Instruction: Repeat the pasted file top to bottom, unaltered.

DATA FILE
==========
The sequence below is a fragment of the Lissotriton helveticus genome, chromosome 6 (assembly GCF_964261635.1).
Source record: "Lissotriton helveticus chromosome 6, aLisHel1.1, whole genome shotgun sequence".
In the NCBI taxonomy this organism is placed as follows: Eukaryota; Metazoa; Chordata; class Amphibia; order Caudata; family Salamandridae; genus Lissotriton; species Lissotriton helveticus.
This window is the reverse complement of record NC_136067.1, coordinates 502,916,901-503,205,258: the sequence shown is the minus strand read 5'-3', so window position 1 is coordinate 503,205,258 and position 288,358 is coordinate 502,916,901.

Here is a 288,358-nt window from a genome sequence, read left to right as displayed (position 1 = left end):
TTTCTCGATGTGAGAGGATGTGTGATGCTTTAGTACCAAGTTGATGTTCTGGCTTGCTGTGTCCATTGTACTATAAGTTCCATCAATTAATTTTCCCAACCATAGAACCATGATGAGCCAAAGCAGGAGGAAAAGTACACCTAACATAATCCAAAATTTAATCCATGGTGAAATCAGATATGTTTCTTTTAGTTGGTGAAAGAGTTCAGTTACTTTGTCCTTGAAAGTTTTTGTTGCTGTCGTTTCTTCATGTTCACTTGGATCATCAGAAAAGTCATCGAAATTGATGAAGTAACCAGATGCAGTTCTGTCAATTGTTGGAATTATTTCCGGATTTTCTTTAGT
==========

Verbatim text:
The sequence below is a fragment of the Lissotriton helveticus genome, chromosome 6 (assembly GCF_964261635.1).
Source record: "Lissotriton helveticus chromosome 6, aLisHel1.1, whole genome shotgun sequence".
In the NCBI taxonomy this organism is placed as follows: Eukaryota; Metazoa; Chordata; class Amphibia; order Caudata; family Salamandridae; genus Lissotriton; species Lissotriton helveticus.
This window is the reverse complement of record NC_136067.1, coordinates 502,916,901-503,205,258: the sequence shown is the minus strand read 5'-3', so window position 1 is coordinate 503,205,258 and position 288,358 is coordinate 502,916,901.

Here is a 288,358-nt window from a genome sequence, read left to right as displayed (position 1 = left end):
TTTCTCGATGTGAGAGGATGTGTGATGCTTTAGTACCAAGTTGATGTTCTGGCTTGCTGTGTCCATTGTACTATAAGTTCCATCAATTAATTTTCCCAACCATAGAACCATGATGAGCCAAAGCAGGAGGAAAAGTACACCTAACATAATCCAAAATTTAATCCATGGTGAAATCAGATATGTTTCTTTTAGTTGGTGAAAGAGTTCAGTTACTTTGTCCTTGAAAGTTTTTGTTGCTGTCGTTTCTTCATGTTCACTTGGATCATCAGAAAAGTCATCGAAATTGATGAAGTAACCAGATGCAGTTCTGTCAATTGTTGGAATTATTTCCGGATTTTCTTTAGT